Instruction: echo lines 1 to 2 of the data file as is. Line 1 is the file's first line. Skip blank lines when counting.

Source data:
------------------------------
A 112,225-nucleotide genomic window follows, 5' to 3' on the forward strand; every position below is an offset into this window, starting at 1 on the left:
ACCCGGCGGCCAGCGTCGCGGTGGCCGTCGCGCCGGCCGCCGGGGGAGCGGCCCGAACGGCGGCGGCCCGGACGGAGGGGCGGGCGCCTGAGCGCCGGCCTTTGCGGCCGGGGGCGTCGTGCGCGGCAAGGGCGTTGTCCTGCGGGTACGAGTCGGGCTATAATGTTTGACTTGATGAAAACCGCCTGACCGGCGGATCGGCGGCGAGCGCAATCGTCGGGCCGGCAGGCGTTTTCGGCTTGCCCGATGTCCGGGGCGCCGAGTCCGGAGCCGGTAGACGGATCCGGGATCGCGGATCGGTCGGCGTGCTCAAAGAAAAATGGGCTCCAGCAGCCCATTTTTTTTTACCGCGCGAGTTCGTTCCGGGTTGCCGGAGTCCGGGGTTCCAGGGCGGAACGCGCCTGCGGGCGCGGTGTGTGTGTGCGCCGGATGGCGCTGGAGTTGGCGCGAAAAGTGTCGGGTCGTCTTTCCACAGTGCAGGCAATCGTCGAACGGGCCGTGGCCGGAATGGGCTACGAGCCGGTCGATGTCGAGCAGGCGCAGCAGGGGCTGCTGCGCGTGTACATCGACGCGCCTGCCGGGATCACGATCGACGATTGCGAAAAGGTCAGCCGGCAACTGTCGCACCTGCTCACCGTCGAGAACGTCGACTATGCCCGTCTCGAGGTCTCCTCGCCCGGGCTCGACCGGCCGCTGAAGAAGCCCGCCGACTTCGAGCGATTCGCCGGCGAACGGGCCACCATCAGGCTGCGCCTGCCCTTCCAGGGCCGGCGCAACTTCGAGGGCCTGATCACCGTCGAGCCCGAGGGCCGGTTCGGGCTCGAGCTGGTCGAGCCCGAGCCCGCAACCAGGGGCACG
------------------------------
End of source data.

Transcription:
A 112,225-nucleotide genomic window follows, 5' to 3' on the forward strand; every position below is an offset into this window, starting at 1 on the left:
ACCCGGCGGCCAGCGTCGCGGTGGCCGTCGCGCCGGCCGCCGGGGGAGCGGCCCGAACGGCGGCGGCCCGGACGGAGGGGCGGGCGCCTGAGCGCCGGCCTTTGCGGCCGGGGGCGTCGTGCGCGGCAAGGGCGTTGTCCTGCGGGTACGAGTCGGGCTATAATGTTTGACTTGATGAAAACCGCCTGACCGGCGGATCGGCGGCGAGCGCAATCGTCGGGCCGGCAGGCGTTTTCGGCTTGCCCGATGTCCGGGGCGCCGAGTCCGGAGCCGGTAGACGGATCCGGGATCGCGGATCGGTCGGCGTGCTCAAAGAAAAATGGGCTCCAGCAGCCCATTTTTTTTTACCGCGCGAGTTCGTTCCGGGTTGCCGGAGTCCGGGGTTCCAGGGCGGAACGCGCCTGCGGGCGCGGTGTGTGTGTGCGCCGGATGGCGCTGGAGTTGGCGCGAAAAGTGTCGGGTCGTCTTTCCACAGTGCAGGCAATCGTCGAACGGGCCGTGGCCGGAATGGGCTACGAGCCGGTCGATGTCGAGCAGGCGCAGCAGGGGCTGCTGCGCGTGTACATCGACGCGCCTGCCGGGATCACGATCGACGATTGCGAAAAGGTCAGCCGGCAACTGTCGCACCTGCTCACCGTCGAGAACGTCGACTATGCCCGTCTCGAGGTCTCCTCGCCCGGGCTCGACCGGCCGCTGAAGAAGCCCGCCGACTTCGAGCGATTCGCCGGCGAACGGGCCACCATCAGGCTGCGCCTGCCCTTCCAGGGCCGGCGCAACTTCGAGGGCCTGATCACCGTCGAGCCCGAGGGCCGGTTCGGGCTCGAGCTGGTCGAGCCCGAGCCCGCAACCAGGGGCACG